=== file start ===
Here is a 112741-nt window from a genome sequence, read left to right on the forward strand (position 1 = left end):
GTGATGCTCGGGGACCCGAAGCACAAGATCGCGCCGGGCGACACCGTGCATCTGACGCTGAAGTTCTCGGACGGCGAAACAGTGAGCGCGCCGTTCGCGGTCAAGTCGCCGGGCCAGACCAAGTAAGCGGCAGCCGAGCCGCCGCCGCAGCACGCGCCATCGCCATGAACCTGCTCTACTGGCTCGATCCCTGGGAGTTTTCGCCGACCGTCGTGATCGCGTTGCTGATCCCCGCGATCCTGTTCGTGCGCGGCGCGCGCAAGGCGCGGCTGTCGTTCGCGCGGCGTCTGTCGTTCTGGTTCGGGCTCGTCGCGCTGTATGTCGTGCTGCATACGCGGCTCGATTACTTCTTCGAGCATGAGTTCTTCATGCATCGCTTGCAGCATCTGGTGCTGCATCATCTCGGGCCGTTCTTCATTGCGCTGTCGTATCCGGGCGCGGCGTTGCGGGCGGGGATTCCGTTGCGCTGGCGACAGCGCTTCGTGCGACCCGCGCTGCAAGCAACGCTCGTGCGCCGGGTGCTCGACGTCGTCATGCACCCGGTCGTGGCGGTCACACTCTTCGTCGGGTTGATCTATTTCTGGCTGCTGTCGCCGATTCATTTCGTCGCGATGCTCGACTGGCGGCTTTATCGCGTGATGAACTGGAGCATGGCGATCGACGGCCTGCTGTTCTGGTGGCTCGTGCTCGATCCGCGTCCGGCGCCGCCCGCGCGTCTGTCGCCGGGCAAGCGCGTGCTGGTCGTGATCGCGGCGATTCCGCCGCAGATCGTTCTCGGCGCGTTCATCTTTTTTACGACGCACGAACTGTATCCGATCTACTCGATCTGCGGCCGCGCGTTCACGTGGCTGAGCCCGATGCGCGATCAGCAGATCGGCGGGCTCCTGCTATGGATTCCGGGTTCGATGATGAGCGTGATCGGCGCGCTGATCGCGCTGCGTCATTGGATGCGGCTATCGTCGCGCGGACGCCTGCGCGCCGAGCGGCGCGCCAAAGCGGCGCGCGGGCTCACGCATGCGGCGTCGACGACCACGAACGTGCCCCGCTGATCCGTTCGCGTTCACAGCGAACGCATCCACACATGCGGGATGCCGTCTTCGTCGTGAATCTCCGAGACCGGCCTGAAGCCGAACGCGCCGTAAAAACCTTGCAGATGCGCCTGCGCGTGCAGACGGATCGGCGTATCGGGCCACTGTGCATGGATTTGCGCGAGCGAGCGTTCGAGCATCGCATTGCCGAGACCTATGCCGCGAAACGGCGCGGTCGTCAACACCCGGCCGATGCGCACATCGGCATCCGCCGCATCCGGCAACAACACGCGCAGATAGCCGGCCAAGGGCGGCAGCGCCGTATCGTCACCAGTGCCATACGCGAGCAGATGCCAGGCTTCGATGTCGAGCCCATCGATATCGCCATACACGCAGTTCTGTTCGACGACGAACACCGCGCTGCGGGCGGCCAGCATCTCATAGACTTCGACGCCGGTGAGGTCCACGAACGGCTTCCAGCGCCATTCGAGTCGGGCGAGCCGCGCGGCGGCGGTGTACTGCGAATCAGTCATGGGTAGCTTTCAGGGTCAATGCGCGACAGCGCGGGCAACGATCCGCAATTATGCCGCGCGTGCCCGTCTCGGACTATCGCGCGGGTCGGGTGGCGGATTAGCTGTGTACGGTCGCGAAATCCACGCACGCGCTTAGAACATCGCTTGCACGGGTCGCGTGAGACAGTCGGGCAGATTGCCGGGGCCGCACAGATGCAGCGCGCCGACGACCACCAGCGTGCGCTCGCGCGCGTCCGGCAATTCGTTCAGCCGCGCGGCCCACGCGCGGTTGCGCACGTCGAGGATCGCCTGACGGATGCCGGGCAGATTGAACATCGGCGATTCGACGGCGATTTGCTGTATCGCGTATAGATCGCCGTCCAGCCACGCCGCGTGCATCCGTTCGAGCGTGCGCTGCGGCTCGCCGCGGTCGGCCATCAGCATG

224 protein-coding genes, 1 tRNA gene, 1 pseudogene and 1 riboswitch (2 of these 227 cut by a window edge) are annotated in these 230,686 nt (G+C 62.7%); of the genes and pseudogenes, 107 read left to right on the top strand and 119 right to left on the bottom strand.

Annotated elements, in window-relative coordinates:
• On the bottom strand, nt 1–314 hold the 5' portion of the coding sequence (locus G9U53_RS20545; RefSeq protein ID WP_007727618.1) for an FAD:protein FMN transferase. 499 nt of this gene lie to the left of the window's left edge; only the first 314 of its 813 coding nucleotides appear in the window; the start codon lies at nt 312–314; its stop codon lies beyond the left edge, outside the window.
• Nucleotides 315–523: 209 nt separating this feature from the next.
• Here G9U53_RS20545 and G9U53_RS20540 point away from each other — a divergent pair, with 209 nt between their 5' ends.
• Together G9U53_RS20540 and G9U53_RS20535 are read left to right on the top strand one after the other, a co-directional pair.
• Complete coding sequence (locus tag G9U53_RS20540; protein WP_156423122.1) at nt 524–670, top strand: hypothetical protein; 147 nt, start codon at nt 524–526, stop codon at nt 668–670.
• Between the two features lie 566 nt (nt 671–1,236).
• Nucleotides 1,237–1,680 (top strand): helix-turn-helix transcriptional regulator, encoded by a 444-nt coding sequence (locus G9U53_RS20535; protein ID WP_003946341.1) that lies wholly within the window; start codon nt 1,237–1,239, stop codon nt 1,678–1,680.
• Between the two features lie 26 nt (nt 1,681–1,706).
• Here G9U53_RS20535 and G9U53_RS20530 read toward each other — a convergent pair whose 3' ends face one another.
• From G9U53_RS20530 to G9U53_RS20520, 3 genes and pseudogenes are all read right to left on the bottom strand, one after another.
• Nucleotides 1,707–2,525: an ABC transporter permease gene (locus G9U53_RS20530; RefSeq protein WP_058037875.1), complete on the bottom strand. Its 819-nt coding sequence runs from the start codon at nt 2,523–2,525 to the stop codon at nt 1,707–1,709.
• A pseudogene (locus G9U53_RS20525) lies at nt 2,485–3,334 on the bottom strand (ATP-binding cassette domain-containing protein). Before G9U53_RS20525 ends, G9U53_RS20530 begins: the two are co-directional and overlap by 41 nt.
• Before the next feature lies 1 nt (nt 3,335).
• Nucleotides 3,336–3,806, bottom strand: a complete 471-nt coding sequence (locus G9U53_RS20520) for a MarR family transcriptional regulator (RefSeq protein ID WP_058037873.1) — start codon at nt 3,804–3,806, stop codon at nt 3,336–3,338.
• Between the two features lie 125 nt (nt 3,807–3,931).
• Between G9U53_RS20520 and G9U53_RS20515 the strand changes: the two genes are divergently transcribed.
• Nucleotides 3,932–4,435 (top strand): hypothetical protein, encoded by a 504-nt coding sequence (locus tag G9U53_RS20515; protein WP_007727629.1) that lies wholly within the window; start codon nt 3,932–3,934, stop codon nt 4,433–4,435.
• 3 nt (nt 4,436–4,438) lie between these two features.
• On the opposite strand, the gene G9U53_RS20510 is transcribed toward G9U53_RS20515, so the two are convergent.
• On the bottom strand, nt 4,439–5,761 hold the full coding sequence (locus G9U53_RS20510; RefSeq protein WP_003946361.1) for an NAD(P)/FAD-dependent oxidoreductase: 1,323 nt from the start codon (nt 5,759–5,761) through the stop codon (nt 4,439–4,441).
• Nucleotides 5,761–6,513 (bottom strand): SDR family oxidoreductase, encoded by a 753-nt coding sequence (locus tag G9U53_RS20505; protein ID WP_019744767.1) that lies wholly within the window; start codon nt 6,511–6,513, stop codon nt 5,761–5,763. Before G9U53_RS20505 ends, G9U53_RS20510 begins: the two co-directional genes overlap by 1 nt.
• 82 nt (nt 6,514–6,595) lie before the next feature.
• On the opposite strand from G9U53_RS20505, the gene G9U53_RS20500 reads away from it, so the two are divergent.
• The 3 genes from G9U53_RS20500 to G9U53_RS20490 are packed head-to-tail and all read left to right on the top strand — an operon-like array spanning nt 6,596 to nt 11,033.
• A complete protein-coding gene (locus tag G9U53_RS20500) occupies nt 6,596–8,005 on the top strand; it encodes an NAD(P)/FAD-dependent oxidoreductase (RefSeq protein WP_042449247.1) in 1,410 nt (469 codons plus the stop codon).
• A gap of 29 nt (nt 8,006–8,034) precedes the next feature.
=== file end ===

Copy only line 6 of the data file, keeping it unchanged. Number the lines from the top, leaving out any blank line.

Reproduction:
• Nucleotides 315–523: 209 nt separating this feature from the next.